Pioneering research seeks to understand American-Muslim perspective on Islamophobia

  Patricia M. Rodriguez Mosquera, Assistant Professor of Psychology at Wesleyan University in Middletown, CT is conducting the second phase of her research on the psychological consequences of Islamophobia with the help of CAIR-Chicago.

The first phase of the study discovered that negative emotional experiences of Muslims are linked to their perceived negative social image in American society. There is a suggestion that these negative perceptions are gendered, with American-Muslims viewing the negative social image of Muslim men stereotyped as ‘aggressive’ whilst the perception of women is that they are ‘oppressed’.

The second phase of the study is looking deeper into the gendered pattern of the responses. Using different questionnaires, Dr. Rodriguez Mosquera is asking male and female participants separately how they perceive the social image of Muslim men and Muslim women and if they identify as a merely a “Muslim” or as a “Muslim man” or “Muslim woman.” Participants are also being asked how they feel about these negative stereotypes in US society.

“This data is very important because psychology's approach to American-Muslims is very narrow,” said Dr. Rodriguez Mosquera, emphasizing the significance of the research. “It does not yet recognize the complexities of American-Muslims' experiences in US society, and American-Muslims' own perspective in dealing with Islamophobia and inaccurate representations of their group. With this project, we hope to bring this perspective into academic psychology. As a cultural psychologist, I am committed to the perspectives of the communities I work with.”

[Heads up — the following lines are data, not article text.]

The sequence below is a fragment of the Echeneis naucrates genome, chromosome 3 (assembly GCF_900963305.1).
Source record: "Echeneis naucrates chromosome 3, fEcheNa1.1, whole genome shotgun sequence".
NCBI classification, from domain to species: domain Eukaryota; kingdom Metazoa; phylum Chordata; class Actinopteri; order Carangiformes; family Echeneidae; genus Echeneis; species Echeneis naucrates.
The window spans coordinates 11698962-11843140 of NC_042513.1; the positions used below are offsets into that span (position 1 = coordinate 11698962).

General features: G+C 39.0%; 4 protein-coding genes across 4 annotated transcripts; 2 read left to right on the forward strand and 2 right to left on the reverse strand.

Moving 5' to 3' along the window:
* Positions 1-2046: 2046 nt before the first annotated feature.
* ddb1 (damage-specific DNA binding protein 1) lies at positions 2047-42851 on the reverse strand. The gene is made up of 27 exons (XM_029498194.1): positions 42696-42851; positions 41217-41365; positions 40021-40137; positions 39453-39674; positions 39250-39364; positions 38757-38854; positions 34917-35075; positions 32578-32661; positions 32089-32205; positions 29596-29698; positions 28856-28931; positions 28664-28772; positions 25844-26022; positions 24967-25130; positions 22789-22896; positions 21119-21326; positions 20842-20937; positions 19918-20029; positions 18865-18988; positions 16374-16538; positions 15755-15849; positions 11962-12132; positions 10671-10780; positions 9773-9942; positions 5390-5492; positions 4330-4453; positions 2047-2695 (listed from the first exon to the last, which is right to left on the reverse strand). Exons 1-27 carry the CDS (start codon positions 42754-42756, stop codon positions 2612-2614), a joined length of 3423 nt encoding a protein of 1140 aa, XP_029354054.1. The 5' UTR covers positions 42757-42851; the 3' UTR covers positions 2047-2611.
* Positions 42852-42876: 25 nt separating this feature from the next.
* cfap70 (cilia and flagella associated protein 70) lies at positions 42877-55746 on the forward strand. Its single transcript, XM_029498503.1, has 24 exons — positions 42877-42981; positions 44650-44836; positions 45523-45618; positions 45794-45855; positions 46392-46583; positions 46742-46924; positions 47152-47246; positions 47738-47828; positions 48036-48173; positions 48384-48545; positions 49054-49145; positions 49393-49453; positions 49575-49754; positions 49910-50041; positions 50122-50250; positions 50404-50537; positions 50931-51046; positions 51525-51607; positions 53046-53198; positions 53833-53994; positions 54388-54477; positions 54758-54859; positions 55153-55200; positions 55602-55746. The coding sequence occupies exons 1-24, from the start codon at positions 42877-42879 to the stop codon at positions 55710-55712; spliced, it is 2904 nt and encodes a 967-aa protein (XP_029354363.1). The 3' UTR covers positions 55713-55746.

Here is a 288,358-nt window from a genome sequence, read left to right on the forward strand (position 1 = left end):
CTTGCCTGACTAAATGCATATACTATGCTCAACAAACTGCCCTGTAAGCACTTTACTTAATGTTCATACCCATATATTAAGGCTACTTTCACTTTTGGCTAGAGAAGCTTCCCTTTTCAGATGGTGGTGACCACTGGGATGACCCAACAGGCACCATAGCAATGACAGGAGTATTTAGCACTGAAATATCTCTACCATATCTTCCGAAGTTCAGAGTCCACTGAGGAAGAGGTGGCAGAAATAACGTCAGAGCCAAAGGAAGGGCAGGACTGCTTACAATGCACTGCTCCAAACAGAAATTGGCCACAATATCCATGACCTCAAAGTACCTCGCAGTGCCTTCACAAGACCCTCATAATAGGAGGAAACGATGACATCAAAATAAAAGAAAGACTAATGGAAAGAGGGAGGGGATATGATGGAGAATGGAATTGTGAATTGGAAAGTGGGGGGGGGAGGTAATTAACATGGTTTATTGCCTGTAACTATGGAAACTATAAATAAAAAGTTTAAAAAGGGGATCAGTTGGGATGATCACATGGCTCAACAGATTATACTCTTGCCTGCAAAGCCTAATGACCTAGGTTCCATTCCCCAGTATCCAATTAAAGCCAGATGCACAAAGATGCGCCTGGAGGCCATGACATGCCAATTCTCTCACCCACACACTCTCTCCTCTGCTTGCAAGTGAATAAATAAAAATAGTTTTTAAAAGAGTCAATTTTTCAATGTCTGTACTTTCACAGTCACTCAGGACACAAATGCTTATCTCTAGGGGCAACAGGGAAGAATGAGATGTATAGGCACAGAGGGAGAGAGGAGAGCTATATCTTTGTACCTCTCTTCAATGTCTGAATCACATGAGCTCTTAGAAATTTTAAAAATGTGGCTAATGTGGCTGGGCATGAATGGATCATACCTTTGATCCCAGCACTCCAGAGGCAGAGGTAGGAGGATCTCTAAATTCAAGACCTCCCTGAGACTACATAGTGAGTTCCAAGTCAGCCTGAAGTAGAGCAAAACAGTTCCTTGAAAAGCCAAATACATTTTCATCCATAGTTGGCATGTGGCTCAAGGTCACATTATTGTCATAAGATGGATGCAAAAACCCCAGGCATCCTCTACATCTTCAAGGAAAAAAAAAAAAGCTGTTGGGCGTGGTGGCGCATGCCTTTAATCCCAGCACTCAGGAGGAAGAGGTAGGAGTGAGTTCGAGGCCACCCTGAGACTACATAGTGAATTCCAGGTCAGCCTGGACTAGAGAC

The study is using data collected from surveys handed out to Muslims by CAIR-Chicago volunteers at the Islamic Society of North America’s (ISNA) 48th Annual Convention, the largest of its kind in North America. The event, which took place from July 1 – 4 2011 at the Donald E. Stephens Convention Center in Rosemont, IL, saw 303 surveys completed.

As the study is on-going, Dr. Rodriguez Mosquera is still taking survey submissions. If you are interested in participating then please contact her via email prodriguezmo@wesleyan.edu